What would you like to know?
Share this Story

Can feminism save your marriage?

Maria Mora is a freelance writer and single mom fueled by coffee, questionable time management skills, toaster oven waffles and the color orange. She lives in Florida with her two young sons. If you see her on Twitter, tell her to stop p...

Transform your relationship

I'm 34 years old and it's taken me my entire adult life to realize that feminism is here for me. I just wish I'd had that perspective when I was married.

Think feminism isn't for you? That's OK. You've probably spent most of your life being told that feminism means hating men and being really angry all the time. I agree — that doesn't sound like much fun. I happen to like men and I definitely like being happy.

It can be difficult to conceptualize feminism on a broad, academic scale. If your eyes start to glaze over as soon as someone starts talking about the patriarchy, consider the fact that feminism affects you on a very personal level. Feminism isn't just about work opportunities and women's rights. It can also be about your marriage. Feminism can make your marriage awesome.

Support and respect sound pretty good

Here's something you may have never considered: Your husband can support feminism. Before you start picturing your husband burning your bras, remember what feminism really means. Feminist men believe in respecting women, giving women equal opportunities and acknowledging that our society inherently gives guys an advantage. It certainly won't hurt your marriage if your husband holds these ideas. I'll go one step further and say that feminism can actually save your marriage.

Pamela Clark, a Ph.D. candidate in political science at York University, writes about social justice and politics. She developed a list of 35 practical ways for men to support feminism. I had a long, hard cry as I read it. My former marriage had been difficult for a long time, and it made me ache to realize how many seemingly simple gestures would have allowed me to feel supported and respected within my relationship.

Why is equal housework effort so farfetched?

If you're married, you've probably had the chores fight before. You know, the one that makes you feel like a nag. Or maybe you've even been called a nag or worse for asking for help. You've swallowed back resentment, but you're starting to feel like your head might actually pop right off your body if you see another pile of dirty gym clothes on the bedroom floor. How does feminism remove this growing wedge of sadness and frustration? Clark's very first suggestion is that men do 50 percent (or more) of housework. Depending on the structure of your marriage, this might sound completely ludicrous. But think about how good it would make you feel, and how much time it would free up and how nice it would be if your partner helped out without needing prompting.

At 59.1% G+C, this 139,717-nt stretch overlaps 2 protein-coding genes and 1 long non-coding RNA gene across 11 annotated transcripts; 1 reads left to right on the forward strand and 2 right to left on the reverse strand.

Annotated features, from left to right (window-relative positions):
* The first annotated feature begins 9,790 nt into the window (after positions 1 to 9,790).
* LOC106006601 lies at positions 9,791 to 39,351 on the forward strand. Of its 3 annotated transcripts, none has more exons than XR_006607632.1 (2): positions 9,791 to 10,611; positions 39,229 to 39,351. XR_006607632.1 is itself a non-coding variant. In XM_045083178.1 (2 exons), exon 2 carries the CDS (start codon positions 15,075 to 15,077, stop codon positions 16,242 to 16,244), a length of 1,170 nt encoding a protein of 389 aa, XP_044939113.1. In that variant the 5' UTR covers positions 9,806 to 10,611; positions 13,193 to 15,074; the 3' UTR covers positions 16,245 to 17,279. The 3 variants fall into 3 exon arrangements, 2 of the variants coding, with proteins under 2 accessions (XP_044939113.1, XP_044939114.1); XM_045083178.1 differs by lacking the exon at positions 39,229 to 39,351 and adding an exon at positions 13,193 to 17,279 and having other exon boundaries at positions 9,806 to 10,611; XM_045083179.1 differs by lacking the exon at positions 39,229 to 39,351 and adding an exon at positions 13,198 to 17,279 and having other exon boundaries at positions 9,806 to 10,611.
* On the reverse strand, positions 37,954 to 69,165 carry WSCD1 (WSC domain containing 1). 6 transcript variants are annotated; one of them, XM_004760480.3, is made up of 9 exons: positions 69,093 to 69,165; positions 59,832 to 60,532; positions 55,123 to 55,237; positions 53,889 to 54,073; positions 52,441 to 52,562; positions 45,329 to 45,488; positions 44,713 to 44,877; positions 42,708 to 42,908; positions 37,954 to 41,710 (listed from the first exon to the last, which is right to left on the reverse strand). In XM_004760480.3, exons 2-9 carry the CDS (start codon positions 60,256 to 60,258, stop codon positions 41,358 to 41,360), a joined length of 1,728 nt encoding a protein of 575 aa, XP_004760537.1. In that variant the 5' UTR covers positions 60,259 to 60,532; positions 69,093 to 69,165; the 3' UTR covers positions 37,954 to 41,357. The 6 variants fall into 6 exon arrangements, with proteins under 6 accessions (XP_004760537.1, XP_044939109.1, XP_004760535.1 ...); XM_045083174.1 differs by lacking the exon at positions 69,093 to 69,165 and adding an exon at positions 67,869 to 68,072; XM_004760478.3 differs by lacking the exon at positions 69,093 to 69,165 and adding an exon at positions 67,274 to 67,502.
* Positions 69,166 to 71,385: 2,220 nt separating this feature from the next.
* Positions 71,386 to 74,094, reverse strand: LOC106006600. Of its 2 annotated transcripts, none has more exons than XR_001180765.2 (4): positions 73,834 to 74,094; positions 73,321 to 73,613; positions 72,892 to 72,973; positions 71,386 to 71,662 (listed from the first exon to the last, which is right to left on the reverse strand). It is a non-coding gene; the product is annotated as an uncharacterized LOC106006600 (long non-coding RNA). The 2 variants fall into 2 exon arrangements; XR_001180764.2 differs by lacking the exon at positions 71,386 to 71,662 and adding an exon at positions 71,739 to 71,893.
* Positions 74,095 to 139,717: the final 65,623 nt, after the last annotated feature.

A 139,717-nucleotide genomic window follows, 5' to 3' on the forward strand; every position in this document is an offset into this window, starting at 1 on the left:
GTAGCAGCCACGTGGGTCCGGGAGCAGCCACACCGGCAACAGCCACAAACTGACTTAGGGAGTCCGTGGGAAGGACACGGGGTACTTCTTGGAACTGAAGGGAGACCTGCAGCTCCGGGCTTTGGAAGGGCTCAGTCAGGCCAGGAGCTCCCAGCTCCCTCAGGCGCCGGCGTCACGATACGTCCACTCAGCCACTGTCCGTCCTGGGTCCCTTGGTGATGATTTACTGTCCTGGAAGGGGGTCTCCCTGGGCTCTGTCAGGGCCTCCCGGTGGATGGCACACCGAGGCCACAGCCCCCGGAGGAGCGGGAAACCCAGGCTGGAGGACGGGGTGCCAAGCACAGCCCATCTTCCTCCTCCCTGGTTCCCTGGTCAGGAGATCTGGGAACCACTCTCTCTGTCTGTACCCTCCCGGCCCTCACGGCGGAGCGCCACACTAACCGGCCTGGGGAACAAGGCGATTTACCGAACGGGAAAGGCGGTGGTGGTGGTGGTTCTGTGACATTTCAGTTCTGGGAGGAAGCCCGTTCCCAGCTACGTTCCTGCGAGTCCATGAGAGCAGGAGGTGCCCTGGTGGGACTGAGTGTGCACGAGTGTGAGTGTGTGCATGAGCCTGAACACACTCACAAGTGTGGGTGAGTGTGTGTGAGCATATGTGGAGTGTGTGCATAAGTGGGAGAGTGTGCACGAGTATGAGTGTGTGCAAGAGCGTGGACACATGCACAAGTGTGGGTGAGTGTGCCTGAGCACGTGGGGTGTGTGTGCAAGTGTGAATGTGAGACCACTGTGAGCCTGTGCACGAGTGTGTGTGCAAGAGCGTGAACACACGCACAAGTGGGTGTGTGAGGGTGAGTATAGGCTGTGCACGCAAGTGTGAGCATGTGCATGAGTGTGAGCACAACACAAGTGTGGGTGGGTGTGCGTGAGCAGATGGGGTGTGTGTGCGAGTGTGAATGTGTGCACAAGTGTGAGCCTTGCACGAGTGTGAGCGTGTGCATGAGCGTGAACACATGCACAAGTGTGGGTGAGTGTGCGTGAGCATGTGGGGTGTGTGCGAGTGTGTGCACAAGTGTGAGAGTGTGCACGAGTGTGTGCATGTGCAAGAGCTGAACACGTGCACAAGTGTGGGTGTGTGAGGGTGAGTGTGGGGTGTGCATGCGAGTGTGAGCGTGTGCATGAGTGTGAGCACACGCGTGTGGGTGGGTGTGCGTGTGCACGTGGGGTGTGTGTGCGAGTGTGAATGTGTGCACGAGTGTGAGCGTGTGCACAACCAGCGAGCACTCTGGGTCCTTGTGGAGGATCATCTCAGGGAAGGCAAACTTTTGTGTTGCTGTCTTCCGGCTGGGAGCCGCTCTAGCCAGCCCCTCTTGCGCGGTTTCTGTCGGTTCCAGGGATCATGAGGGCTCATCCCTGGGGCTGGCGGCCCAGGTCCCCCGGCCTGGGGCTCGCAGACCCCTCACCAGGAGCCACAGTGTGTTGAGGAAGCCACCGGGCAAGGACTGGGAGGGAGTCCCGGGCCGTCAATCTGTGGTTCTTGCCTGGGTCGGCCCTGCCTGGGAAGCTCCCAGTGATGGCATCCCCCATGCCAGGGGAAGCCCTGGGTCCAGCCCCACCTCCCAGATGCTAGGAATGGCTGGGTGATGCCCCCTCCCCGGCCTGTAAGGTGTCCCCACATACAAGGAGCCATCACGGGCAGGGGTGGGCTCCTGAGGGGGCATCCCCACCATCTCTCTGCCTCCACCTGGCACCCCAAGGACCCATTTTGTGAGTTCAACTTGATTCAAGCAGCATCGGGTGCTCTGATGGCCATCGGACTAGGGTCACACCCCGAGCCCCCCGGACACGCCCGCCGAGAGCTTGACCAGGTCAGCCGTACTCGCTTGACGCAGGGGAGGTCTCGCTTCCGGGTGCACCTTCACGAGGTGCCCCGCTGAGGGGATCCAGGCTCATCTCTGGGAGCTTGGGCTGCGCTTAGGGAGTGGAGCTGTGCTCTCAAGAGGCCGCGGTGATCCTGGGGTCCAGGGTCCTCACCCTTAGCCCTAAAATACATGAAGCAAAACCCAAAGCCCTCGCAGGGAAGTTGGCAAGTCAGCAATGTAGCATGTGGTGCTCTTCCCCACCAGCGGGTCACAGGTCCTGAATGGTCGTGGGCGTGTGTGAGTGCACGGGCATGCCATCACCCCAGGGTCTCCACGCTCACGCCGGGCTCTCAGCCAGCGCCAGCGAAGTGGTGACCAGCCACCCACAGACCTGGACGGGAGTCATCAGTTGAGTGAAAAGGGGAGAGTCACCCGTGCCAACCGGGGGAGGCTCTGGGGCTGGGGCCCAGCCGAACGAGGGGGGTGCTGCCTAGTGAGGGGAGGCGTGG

Feminism is an investment in the health of your marriage

"Make sure that honesty and respect guide your romantic and sexual relationships with women," Clark writes to men. It's a simple concept, but it's also revolutionary. Honesty and respect — from both partners — can repair a marriage or build a stronger foundation from the start. A guy who identifies as a feminist and puts his money where his mouth is will be an attentive lover and a faithful partner. Sounds good to me.

And while we're on the subject of marriage health, let's not forget your man's actual health, too. We all know that mancolds are a thing and that a lot of men resist going to the doctor. It's something women joke about, but the scary reality is that men who don't take care of themselves won't live long, healthy lives. Clark advises men to take responsibility for their own health. This means men should schedule their own doctors' appointments, and monitor their own symptoms. Within the framework of marriage, this benefits both partners. You have better things to do than hold yourself responsible for his health, and obviously you kind of want him to be alive when you're both retired and touring the U.S. in a swanky RV.

The little things make a big difference

There are plenty of helpful tools on Clark's list, but the one that stuck out to me the most seemed inconsequential. "Be responsible for events and special dates associated with your side of the family," Clark writes. When I was married, I bought cards and gifts for his relatives. I arranged travel to see them on holidays. I wonder now, what would have happened if I'd asked him to take over that responsibility when it came to his family. I wonder why I would have needed to ask in the first place.

Before you laugh off the idea of feminism benefiting your marriage, examine the inequalities that never registered before. Imagine life without the little disparities that build up and leave you feeling worn down and unappreciated. Imagine being freer to love and live the life you want to lead with the support of a partner who meets you in the middle. Feminism didn't have a place in my marriage, but it'll be a baseline the next time I give my all in a relationship.

More on marriage

Did you know? Having a positive spouse helps you live longer
How separation actually saved one woman's marriage
10 Lessons from 10 years of marriage

Recommended for You
Comments
Hot
New in Love
Close

And you'll see personalized content just for you whenever you click the My Feed .

SheKnows is making some changes!